Perhaps the best kept secret on the Olympic Peninsula is that you do NOT need the Hood Canal Bridge to get here. Faced with a 6-week closure for installation of a new span, the Washington State Department of Transportation and local Chambers of Commerce focused on alerts to area residents who use the Bridge every day to commute to Seattle to work and delivery truck drivers who make hundreds of daily runs to & fro. Unfortunately, their message inadvertently brought tourism to a screeching halt during the peak Spring travel season of May 1 to June 11, 2009.
In fact, if you’re planning a weekend getaway or spring vacation, our scenic "road less traveled" only adds about 45-minutes to one-hour to your overall travel time. Are we all in such a hurry that we can’t take time to enjoy one of the most beautiful scenic drives in the entire country? A good friend once said: It's all about enjoying life's little detours along the way. So here’s our updated Travel Advisory on the best route to get here from there.
The drive along Highway 106 passes right by the Bill Gates’ family summer compound, and as you take in the amazing views of snow-capped mountains and shimmering blue water, you’ll start to understand why one of the richest men in the world enjoyed spending his childhood summers in this protected inlet. If you have time for lunch, you might drop by The Oyster Bar at the Alderbrook Resort, a landmark on the Hood Canal since the 1920s. In 2004, former Microsoft- exec Jeff Raikes acquired the Resort and spent millions transforming a run-down cluster of cottages and motel units into a quintessentially Northwest lodge, Spa, golf course and corporate retreat center. Hiring world-class chef Christopher Schwarz to run the restaurant helped put Alderbrook on the culinary map. In fact, if you’re arriving from the Airport after a long flight, you might want to bed down here for the night and continue your journey the next morning so you travel the whole scenic length of the Hood Canal in daylight.
After leaving the Alderbrook Resort, Highway 106 meanders through a stretch of picturesque salt marshes known as The Great Bend because the Hood Canal makes a huge horseshoe turn around an outcrop of the Kitsap Peninsula. While the Hood Canal, San Juan Islands and Puget Sound were all carved by glaciers during the last ice age, the Olympic Mountains in the rugged interior of the Olympic Peninsula were NOT under ice--one reason several dozen species of birds, plants, mammals, and marine life are found here and nowhere else on the continent.
As you cross the Skokomish River valley, you will link up with Highway 101 North. The road hugs the coastline through the small towns of Hoodsport, Lilliwaup, Hamma Hamma, Duckabush and Dosewalips crossing bridges over rivers and creeks with the same unusual names. You’ll gaze across the narrow Canal to an opposite shore that is steep and heavily forested with few signs of civilization. We drove this route last week on a rainy, overcast day. Wisps of mist floating in the tree tops and small boats bobbing at anchor in foggy coves lent a mystical quality to our journey. On our return trip the very next day, bright pink cherry blossoms in seaside cottage gardens danced in a gentle breeze and the sun sparkled so brightly that sunglasses were required while gazing at those inspiring views.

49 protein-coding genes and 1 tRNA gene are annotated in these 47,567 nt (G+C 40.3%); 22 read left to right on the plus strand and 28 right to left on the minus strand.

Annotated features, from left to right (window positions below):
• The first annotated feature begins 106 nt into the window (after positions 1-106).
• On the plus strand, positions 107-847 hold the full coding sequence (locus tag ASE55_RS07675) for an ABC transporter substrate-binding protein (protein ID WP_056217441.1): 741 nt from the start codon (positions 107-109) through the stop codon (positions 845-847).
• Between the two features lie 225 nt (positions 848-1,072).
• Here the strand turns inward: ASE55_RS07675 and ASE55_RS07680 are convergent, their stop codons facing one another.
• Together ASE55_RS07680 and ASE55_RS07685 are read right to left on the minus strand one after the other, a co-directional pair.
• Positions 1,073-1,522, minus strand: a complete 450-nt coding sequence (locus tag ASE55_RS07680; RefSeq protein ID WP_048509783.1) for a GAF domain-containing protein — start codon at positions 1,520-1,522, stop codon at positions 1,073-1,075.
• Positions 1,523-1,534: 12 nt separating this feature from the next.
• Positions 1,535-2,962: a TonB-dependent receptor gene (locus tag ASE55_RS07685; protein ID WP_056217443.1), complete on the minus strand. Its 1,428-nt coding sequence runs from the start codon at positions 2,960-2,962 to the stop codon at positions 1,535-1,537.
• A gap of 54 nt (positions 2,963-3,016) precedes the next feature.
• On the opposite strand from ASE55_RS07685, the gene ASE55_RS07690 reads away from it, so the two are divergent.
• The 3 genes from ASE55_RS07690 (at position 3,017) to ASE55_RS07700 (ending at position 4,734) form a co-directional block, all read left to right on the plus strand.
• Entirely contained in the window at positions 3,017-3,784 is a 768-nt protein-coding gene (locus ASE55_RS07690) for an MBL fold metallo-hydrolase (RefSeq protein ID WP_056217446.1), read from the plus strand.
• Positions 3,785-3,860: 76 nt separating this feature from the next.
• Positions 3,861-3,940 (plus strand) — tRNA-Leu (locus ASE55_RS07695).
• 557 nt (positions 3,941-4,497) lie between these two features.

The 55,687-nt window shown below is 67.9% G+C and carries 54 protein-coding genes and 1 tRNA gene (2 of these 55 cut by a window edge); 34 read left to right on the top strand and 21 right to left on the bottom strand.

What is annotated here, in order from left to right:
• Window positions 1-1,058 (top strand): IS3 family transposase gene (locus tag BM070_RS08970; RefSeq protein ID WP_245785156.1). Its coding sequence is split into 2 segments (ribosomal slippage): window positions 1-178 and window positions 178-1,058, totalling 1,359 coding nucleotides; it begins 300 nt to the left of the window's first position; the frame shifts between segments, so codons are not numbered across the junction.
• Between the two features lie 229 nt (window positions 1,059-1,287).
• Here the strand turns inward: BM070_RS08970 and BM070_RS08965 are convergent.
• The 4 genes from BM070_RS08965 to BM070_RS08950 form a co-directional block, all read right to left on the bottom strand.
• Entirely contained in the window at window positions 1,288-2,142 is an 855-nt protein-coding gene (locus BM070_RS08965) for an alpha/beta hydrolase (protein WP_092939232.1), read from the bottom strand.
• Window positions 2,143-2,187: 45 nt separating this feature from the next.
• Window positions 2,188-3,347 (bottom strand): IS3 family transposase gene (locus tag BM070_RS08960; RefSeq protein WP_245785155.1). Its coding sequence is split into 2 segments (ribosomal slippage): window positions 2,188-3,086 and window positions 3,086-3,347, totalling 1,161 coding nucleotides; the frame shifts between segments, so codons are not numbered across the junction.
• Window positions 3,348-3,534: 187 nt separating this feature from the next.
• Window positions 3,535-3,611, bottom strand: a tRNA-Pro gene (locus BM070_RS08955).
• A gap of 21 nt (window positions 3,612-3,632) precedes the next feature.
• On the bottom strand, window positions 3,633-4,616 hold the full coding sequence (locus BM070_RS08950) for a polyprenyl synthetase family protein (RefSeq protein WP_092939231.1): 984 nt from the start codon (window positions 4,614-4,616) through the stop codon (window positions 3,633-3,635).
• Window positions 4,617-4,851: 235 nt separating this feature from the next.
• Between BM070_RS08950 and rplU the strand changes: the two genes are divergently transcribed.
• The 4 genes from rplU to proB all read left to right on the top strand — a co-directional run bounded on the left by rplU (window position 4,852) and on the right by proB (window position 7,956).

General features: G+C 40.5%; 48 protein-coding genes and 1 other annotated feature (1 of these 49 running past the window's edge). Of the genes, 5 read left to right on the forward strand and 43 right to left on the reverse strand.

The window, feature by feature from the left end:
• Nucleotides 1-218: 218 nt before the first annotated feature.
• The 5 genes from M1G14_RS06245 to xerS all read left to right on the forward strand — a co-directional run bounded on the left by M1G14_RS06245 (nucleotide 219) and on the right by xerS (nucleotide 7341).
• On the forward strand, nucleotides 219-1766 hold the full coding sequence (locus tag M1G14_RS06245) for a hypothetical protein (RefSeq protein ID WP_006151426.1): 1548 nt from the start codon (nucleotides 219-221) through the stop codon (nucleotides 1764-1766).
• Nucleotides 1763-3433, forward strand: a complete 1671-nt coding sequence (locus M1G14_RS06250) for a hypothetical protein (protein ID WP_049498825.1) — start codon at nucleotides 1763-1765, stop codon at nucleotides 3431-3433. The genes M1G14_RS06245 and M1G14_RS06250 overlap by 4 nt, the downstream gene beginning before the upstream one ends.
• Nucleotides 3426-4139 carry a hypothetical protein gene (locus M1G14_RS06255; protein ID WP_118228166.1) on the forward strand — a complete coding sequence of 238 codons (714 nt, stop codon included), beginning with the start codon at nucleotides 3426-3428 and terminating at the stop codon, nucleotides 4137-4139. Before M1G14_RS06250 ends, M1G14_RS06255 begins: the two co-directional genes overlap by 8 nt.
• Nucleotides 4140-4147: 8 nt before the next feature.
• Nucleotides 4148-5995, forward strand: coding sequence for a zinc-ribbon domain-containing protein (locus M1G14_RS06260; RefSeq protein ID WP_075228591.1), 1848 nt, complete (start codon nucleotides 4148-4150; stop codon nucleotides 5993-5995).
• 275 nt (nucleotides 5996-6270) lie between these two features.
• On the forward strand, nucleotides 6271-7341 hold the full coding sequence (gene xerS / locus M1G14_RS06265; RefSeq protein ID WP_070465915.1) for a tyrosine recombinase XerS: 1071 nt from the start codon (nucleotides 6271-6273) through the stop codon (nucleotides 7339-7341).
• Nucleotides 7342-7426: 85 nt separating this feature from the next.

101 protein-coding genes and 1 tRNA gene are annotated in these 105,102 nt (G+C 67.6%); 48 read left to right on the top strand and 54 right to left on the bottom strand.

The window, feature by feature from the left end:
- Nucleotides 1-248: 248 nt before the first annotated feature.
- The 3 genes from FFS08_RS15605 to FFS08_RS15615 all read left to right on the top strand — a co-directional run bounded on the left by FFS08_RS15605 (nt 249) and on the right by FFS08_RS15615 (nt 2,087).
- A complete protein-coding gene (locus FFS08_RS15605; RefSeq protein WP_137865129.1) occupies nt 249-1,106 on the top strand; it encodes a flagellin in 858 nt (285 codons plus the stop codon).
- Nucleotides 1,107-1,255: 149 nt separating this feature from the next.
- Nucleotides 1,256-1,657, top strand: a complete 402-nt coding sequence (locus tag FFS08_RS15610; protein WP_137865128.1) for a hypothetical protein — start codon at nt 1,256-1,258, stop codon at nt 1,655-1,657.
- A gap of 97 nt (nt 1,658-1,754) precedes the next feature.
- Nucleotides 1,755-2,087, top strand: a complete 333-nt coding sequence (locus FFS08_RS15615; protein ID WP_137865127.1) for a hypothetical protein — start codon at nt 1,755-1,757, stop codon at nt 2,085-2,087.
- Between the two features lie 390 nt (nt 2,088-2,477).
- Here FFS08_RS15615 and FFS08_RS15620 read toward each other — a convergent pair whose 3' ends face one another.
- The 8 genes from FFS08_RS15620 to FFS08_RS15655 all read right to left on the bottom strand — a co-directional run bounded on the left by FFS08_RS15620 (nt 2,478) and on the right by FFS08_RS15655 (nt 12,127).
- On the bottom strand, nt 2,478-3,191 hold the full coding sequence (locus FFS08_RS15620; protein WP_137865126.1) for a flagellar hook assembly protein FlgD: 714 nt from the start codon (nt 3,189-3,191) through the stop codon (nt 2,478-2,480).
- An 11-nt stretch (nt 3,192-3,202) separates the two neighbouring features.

Just past Brinnon, the highway begins its climb over Mount Walker through almost pristine stretches of the Olympic National Forest where the moss seems to have been draped on tree trunks by a Hollywood set designer. The Mount Walker Viewpoint is worth a stop to enjoy vistas that include Quilcene Bay, the snow-capped Olympics, and even the skyline of Seattle in the distance. Quilcene, of course, is world famous for its oysters (packed on ice and flown to trendy restaurants from Manhattan to Laguna Beach). As you drive along the outskirts of town, you’ll see huge mountains of oyster shells. Once past Quilcene, the road traverses fertile farmland dotted with dozens of small fishing lakes and bucolic old barns.
Finally, in Discovery Bay, you'll connect with Highway 101 West to Sequim and the Olympic National Park. This is the point where the 2-lane Highway 101 converges with the 2-lane Highway 104 and meets up with the standard route taken via the Hood Canal Bridge. Perhaps after taking the “road less traveled,” you won't feel deprived by the bridge's temporary closure.
After a few days of relaxation here at the Lodge, you can return using the same route or you might like to book passage on the Port Townsend-Keystone ferry—one the few Washington State Ferries where you can actually make a reservation 888-808-7977 or 206-464-6400 (you can also reserve a space for your car online). From Keystone, you would drive up Whidbey Island and across the Deception Pass Bridge back to the mainland. This is the route that our guests from Vancouver and Whistler, B.C., Bellingham, and north Puget Sound suburbs travel in reverse to get to our beautiful corner of the country.
Your Travel Guide at
Lost Mountain Lodge